UI/UX Articles and Interesting Tidbits of the Week


Here are some interesting finds on UI/UX of the week!


Dealing with Rejection. Not a typical highlight of this newsletter, but an article worth devoting attention to. As Designers go through their careers and try to join certain teams or projects, chances are they’ll be met with a fair amount of rejection. What this article stirs and provides a catalyst for, is the reflection that rejection (or the fear of rejection) should never be a deterrent for someone pursuing their ambitions. As professionals in particular, and as capable individuals in general, we have an opportunity to learn from every single experience we go through, be it positive or less than affirming. Knowing who we are, what we want and generally speaking, being self aware, allows us to walk away from potentially crippling situations with the notion that while the outcome was not what was expected, there’s a lesson to be had in terms of ourselves, but also identifying what more closely aligns with our own pursuits. Highlight of the article includes:

“Perspective is the key to dealing with rejection. If you cold-call 20 potential customers a day, no is an accepted part of the process. If you ask someone for a favor and they say no (or respond by offering a partial favor), that rejection in no way reflects your overall self-worth. According to research published in Psychological Science, mentally taking a step back to focus on your overall sense of self minimizes your physiological response to rejection and stress. (Reflecting on your overall self-worth before you put your ego on the line definitely helps as well.)”


Case Study: Redesigning with Security. Interesting case study documented in the Invision Design Blog, focused on the redesign of an onboarding experience for a Bank in Ireland. The article details in high level, the challenges the design team went through, including focusing on Users needs, Diverse array of expectations, Accessibility, GDPR, among other pertinent factors to be considered. While it’s a very high level article, and simultaneously a point of sale for Invision, it’s nonetheless well worth a read. Highlight of the article includes:

“For AIB, Ireland’s biggest bank, this meant completely redesigning their login system for all of their personal internet and mobile channels — which had largely remained unchanged since 1998 — and requiring users to receive a push notification on their mobile phone. While this may seem like a relatively straightforward task, there was an interesting design challenge at play. Not only did AIB’s team of designers have to create a secure login system that was as frictionless and easy-to-use as possible, so that it didn’t raise any alarms or look like fraud, but it also had to serve a user base with wildly different needs. AIB’s customers range from the tech savvy to those who have never used a mobile phone before — and all of them had to be brought through the customer journey in the exact same way. The timeline on the project was super quick, too. AIB became compliant in just seven months.”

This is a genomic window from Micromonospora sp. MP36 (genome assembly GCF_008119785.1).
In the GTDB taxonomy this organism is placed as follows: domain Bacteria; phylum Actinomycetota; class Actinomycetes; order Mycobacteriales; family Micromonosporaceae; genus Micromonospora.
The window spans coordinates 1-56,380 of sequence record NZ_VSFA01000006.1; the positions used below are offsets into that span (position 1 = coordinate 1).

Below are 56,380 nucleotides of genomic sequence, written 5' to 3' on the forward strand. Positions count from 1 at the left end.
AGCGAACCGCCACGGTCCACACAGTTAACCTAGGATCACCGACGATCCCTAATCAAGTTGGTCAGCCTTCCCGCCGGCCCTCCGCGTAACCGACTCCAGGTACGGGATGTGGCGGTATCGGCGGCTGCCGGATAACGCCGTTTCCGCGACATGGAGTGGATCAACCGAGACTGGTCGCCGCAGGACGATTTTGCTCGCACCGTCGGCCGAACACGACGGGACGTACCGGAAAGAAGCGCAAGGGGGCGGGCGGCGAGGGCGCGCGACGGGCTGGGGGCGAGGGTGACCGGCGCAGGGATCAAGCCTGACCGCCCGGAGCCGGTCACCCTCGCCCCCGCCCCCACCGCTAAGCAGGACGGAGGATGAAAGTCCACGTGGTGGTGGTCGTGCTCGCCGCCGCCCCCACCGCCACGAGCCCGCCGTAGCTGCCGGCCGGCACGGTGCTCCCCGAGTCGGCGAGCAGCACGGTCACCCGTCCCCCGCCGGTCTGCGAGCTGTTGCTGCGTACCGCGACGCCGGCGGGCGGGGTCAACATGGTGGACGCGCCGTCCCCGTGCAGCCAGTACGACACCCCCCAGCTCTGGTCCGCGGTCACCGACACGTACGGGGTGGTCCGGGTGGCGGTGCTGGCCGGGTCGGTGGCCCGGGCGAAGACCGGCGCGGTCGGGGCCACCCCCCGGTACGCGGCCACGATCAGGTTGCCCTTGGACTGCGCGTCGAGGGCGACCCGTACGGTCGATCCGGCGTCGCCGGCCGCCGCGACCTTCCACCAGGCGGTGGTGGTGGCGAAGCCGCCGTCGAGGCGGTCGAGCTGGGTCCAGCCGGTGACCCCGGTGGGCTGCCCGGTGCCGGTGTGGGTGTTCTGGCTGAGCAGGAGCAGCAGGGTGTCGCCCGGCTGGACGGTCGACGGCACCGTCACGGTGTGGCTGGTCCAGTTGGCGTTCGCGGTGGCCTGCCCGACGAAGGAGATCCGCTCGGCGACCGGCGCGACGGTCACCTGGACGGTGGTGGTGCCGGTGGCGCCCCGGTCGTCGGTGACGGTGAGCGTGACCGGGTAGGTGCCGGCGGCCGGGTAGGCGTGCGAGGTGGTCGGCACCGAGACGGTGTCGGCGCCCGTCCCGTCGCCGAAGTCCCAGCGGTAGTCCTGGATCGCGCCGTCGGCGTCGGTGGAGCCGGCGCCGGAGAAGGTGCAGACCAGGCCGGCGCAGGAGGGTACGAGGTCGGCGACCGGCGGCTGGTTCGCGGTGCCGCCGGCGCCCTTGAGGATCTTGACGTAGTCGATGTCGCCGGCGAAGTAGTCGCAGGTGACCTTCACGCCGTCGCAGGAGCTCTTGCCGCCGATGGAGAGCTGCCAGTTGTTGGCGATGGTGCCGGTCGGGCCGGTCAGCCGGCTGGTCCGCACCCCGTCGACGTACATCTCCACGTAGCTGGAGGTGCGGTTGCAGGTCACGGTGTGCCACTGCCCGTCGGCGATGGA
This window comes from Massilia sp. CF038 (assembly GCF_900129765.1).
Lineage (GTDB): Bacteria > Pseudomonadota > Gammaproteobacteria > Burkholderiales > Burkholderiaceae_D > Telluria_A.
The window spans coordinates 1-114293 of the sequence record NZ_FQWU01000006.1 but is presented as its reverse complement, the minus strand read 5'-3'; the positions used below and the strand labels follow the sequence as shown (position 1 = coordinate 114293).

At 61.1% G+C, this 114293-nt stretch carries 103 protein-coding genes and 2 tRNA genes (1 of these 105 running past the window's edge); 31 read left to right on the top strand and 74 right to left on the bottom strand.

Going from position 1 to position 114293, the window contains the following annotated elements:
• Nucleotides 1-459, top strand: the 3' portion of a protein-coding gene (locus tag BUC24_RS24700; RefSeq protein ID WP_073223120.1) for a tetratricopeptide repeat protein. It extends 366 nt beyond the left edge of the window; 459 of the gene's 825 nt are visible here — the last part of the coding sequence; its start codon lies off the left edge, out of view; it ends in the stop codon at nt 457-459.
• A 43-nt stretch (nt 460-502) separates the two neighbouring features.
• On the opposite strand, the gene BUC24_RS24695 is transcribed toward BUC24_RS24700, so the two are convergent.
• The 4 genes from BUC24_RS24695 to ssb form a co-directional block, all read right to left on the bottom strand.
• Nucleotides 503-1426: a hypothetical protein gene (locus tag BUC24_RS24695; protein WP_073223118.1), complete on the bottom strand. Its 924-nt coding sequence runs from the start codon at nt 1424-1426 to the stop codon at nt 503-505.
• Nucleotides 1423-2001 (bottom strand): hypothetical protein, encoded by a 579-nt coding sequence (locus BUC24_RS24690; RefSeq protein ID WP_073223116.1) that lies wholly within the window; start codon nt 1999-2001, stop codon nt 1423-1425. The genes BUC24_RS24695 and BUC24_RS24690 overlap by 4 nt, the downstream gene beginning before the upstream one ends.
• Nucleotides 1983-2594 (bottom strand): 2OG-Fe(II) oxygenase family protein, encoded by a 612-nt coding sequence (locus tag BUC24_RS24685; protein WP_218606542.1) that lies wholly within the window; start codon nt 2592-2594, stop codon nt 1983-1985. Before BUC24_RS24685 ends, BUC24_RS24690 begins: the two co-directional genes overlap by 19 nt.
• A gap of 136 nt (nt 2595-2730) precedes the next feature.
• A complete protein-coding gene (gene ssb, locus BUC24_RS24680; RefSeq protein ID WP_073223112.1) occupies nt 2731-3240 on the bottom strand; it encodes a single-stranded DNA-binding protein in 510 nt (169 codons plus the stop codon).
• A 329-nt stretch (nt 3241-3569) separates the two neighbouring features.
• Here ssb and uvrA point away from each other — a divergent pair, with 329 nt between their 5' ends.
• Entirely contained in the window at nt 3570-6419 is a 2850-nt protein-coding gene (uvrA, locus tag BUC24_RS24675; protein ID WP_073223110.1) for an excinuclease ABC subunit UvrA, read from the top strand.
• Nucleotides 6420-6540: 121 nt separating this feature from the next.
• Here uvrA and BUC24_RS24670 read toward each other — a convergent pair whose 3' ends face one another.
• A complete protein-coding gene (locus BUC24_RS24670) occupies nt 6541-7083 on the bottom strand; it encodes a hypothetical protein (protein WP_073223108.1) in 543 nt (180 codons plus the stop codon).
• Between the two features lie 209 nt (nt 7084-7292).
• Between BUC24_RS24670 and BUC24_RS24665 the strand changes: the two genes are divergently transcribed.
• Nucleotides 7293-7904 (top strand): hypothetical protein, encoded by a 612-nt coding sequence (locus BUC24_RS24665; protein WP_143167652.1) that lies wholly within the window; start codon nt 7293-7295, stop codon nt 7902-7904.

Dyslexia and Accessibility Considerations. Author John C Barstow has written and shared a really pertinent and relevant article on the topic of Dyslexia, which Smashing Magazine has generously shared on their website/platform. The article calls out attention to topics that W3C and WCAG have been advocating for quite some time, in order to make web driven products and applications more inclusive for diverse audiences. This article thoroughly documents instances where products can be enhanced via White Space inclusion, Font sizes/kerning/leading, all with examples of how that is manifested in actual CSS. Worth reading. Highlight of the article includes:

“The extra whitespace we’ve been adding makes it easier to focus on letters and words. That implies that we can be even more helpful by reducing the amount of confusing, cluttered, or potentially distracting things in our design. Best practices in web design tend to emphasize progressive enhancement and mobile-first design, which helps keep page weights down and makes web pages resilient. These practices naturally lead to a minimal default state with fewer decorations and distractions (because these would overwhelm a small screen). We can preserve this minimal state in our dyslexia-friendly mode.”




I’m a Product Design Professional. http://canhenha.myportfolio.com • https://www.instagram.com/canhenha • https://www.patternsbypedrocanhenha.com

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Pedro Canhenha

Pedro Canhenha

I’m a Product Design Professional. http://canhenha.myportfolio.comhttps://www.instagram.com/canhenhahttps://www.patternsbypedrocanhenha.com

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